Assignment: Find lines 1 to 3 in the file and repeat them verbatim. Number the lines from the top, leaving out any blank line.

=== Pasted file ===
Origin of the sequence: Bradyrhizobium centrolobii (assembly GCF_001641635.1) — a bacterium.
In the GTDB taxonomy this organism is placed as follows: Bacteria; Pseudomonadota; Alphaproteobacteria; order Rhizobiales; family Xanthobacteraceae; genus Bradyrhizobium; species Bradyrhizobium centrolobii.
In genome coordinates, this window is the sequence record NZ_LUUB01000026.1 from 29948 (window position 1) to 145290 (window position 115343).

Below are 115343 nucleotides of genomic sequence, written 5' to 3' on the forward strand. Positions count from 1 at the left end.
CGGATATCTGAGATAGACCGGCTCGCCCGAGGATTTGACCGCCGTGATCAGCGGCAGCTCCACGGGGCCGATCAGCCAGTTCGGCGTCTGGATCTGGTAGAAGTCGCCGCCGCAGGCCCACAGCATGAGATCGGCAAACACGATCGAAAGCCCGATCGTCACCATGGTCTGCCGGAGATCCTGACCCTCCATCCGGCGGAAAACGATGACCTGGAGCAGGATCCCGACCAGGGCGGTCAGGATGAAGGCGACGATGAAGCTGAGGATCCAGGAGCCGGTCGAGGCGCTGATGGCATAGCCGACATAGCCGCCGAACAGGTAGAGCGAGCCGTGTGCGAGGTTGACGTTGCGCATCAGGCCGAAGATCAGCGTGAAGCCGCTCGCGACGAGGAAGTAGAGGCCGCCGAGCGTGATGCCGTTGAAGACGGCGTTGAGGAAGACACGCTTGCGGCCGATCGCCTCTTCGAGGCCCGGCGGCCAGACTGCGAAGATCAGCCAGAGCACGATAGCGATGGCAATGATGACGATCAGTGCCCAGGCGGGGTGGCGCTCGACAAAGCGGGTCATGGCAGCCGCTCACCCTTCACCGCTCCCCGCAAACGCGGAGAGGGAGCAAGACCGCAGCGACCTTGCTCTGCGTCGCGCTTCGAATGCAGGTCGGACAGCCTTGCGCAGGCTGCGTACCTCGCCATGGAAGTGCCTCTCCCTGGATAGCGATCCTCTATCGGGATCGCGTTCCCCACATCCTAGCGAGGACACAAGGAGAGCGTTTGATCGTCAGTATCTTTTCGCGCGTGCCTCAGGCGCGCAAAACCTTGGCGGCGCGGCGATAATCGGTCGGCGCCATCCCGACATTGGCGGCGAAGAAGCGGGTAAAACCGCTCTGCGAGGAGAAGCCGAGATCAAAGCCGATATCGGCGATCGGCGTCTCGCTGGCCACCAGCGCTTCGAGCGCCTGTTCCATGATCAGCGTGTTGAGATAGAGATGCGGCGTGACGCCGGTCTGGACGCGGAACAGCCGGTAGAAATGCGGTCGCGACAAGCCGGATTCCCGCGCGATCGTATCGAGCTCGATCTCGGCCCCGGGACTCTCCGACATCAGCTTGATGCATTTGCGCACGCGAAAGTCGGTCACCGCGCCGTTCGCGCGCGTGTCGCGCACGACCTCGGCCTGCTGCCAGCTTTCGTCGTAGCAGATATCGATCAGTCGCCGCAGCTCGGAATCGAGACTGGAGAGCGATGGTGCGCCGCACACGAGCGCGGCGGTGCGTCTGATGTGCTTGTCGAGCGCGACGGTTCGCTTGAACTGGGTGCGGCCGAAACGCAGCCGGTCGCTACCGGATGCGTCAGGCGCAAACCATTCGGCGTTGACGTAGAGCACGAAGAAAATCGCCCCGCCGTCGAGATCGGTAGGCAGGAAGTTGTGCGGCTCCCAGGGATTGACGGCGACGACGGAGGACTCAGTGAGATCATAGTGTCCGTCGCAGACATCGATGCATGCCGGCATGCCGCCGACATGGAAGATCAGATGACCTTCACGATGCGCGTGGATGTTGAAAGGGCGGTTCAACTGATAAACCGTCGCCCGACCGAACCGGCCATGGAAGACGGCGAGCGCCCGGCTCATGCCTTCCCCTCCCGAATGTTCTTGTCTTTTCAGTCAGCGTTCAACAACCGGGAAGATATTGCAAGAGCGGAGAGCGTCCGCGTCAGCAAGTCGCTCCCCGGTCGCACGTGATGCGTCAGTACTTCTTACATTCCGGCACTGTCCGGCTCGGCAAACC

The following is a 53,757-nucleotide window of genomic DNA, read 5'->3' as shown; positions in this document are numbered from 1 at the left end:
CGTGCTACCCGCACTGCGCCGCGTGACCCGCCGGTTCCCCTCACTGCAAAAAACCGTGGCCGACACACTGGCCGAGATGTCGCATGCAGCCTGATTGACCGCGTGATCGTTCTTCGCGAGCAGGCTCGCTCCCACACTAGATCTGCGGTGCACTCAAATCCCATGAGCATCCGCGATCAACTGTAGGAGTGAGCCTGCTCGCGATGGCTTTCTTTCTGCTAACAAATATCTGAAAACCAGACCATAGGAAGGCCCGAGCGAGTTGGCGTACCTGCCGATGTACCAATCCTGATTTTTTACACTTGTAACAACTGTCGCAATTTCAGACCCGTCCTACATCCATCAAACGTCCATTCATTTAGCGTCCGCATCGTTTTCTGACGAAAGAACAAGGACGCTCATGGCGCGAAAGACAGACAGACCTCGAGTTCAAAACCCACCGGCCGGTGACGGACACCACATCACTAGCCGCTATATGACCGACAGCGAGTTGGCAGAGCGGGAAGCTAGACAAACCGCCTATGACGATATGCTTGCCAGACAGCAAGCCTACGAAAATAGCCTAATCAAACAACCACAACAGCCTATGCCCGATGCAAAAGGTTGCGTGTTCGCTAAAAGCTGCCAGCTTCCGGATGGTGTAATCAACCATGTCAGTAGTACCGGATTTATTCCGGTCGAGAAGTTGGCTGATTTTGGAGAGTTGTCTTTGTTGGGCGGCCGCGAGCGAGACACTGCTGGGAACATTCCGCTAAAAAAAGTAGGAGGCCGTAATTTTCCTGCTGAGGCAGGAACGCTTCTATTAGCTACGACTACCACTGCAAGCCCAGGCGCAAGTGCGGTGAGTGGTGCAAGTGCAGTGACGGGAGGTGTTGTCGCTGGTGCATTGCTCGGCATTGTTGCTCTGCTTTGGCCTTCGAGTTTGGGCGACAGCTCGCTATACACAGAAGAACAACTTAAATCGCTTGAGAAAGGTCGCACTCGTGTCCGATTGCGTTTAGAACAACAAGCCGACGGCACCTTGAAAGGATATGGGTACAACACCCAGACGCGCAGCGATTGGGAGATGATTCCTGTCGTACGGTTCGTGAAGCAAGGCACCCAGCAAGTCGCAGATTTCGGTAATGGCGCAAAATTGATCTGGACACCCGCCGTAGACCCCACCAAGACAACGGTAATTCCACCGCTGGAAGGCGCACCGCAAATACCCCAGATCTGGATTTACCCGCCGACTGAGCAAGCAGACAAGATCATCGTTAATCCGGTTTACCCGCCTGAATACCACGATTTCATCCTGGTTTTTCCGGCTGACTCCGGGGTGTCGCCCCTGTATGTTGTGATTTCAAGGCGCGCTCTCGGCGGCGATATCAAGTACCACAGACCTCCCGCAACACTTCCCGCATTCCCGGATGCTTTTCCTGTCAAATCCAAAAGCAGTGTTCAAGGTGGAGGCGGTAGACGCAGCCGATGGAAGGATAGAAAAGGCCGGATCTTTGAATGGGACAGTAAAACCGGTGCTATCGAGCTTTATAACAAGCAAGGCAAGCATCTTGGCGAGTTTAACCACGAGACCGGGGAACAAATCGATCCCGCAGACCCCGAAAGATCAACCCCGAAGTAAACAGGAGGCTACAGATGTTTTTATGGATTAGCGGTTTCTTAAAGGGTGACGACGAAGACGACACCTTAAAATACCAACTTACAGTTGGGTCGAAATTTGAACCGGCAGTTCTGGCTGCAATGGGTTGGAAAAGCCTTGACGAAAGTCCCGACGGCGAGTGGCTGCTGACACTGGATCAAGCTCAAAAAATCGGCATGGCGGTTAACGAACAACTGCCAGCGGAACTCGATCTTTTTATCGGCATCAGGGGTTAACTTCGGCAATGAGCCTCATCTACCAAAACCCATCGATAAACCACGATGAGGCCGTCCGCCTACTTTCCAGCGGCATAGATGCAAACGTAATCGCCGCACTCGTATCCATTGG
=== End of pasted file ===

Origin of the sequence: Bradyrhizobium centrolobii (assembly GCF_001641635.1) — a bacterium.
In the GTDB taxonomy this organism is placed as follows: Bacteria; Pseudomonadota; Alphaproteobacteria; order Rhizobiales; family Xanthobacteraceae; genus Bradyrhizobium; species Bradyrhizobium centrolobii.
In genome coordinates, this window is the sequence record NZ_LUUB01000026.1 from 29948 (window position 1) to 145290 (window position 115343).